Compass plant. This is Silphium albiflorum, aka Rosin weed, white flowered rosin weed—a rather unusual plant. Some years ago, this native perennial bloomed in a pretty meadow. Then somebody planted a house trailer there, and the compass plant disappeared. This year, though, I was glad to see that this Central Texas native had cropped up again, in the ditch on the opposite side of the road. The flowers and leaves are stiff, with a sticky secretion (hence rosin weed)that attracts dust. The leaves are said to be oriented north-south (hence compass plant), although I couldn’t see that they were. An oddity: the ray flowers produce seed, and the disk flowers don’t. Clued to that by my trusty wildflower book (Ajilvsgi’s Wild Flowers of Texas) I can see the difference. I’m planning to plant it this fall, not in the garden of domesticated plants, but in some of the dry, gravelly spaces where I think it will feel more at home. I’m interested in the plant’s persistence, brave creature that it is.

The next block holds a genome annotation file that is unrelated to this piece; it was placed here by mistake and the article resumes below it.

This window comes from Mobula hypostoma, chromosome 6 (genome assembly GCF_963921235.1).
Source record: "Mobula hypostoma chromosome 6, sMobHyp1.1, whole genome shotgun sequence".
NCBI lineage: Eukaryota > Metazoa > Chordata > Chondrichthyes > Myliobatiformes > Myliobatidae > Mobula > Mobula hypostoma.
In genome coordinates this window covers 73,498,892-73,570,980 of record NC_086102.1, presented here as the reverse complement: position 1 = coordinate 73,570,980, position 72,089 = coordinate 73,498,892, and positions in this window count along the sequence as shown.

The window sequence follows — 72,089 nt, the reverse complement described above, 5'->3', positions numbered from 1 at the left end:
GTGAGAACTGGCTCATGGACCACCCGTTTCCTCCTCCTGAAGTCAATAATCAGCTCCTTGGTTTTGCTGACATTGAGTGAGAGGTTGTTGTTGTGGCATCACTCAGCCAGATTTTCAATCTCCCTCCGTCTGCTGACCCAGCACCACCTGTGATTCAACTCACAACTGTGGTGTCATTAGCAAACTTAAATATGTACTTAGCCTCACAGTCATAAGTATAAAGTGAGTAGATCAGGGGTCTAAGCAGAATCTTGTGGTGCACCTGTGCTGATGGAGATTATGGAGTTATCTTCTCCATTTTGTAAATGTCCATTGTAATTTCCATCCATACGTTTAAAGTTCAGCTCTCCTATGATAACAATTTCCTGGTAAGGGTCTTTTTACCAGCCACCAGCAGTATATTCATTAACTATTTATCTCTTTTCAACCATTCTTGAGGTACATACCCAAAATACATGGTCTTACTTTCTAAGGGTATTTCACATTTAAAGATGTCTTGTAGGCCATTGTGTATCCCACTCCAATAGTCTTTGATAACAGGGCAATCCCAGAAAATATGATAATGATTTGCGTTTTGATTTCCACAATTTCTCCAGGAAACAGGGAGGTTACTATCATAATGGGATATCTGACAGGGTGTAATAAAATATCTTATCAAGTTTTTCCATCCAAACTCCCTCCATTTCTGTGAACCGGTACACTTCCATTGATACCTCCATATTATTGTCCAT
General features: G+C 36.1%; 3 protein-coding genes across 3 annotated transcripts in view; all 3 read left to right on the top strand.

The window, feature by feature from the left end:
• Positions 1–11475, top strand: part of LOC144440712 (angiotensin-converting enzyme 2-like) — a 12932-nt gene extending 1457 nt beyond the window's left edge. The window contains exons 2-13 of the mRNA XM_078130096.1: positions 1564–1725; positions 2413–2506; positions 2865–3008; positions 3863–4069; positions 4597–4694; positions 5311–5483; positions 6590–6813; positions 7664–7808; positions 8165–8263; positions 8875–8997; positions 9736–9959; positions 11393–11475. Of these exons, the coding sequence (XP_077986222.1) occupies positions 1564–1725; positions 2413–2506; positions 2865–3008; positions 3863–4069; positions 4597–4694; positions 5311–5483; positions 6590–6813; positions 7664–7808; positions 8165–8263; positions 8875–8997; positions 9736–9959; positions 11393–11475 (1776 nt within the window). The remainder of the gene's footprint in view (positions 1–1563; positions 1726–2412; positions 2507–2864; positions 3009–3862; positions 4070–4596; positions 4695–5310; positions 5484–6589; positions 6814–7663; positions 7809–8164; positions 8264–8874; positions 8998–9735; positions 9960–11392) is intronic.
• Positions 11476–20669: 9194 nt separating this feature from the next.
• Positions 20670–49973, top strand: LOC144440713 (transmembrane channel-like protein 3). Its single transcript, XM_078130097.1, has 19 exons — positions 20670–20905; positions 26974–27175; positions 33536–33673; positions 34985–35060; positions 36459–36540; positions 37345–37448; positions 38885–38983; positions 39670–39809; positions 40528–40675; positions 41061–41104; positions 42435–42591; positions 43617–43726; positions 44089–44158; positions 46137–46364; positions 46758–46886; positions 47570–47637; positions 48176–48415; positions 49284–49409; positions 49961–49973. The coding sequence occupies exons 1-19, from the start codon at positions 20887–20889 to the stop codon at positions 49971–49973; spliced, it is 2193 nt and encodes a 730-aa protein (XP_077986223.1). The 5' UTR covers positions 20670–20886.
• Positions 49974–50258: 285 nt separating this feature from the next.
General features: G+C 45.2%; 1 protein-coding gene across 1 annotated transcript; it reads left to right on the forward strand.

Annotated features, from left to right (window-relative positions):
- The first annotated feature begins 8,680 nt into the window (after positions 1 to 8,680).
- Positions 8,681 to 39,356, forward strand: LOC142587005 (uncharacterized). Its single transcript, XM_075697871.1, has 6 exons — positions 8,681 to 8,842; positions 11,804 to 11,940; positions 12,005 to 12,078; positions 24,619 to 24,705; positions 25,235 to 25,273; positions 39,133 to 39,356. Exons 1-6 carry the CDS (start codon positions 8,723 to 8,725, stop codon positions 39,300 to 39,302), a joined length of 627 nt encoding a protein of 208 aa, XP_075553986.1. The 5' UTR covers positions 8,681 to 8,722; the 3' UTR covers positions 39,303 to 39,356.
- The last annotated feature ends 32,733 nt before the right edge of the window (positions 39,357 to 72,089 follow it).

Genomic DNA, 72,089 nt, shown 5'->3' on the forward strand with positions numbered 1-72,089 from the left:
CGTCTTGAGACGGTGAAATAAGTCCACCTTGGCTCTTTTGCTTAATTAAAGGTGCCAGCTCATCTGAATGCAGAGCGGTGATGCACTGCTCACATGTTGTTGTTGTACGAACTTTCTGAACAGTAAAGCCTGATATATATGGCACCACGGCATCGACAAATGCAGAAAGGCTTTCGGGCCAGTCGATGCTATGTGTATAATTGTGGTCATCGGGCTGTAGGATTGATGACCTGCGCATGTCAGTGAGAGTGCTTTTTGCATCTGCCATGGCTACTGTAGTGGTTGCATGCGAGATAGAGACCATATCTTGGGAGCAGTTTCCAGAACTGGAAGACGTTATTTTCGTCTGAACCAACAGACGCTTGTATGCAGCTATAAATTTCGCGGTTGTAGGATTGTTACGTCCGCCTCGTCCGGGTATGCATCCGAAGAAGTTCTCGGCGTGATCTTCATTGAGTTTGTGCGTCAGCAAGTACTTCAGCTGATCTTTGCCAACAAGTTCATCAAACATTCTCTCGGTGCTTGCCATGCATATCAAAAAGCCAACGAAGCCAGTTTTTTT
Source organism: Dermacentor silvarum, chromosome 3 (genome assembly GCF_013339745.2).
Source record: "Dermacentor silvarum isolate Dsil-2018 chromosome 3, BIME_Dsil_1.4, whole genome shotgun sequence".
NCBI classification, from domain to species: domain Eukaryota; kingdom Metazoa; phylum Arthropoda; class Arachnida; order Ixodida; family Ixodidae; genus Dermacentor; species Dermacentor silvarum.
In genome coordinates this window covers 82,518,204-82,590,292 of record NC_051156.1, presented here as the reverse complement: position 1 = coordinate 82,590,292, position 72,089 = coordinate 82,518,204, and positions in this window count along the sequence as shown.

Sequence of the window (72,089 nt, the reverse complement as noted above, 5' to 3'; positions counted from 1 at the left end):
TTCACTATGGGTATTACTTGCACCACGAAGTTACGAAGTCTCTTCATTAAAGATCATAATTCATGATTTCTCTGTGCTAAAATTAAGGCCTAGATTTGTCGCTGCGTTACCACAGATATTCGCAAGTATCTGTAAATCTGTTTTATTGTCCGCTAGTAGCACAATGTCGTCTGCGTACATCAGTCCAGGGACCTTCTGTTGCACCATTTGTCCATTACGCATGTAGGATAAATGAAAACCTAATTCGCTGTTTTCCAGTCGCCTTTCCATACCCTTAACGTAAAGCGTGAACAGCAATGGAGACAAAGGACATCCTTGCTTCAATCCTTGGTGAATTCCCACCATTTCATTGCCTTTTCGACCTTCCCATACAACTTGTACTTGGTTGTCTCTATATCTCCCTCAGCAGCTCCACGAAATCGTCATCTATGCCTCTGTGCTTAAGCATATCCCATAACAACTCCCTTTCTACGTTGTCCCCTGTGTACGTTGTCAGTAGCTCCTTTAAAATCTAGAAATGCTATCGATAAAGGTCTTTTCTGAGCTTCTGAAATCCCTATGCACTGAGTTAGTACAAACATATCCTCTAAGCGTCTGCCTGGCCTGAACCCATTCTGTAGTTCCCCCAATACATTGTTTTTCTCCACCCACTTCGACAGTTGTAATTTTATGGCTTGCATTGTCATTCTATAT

Reading Notes.The question is not whether land belongs to us, through titles registered in a courthouse, but whether we belong to the land, through our loyalty and awareness. . . In belonging to a landscape, one feels a rightness, at-homeness, a knitting of self and world. Scott Russell Sanders, Staying Put 7/08/2005 12:54:00 PM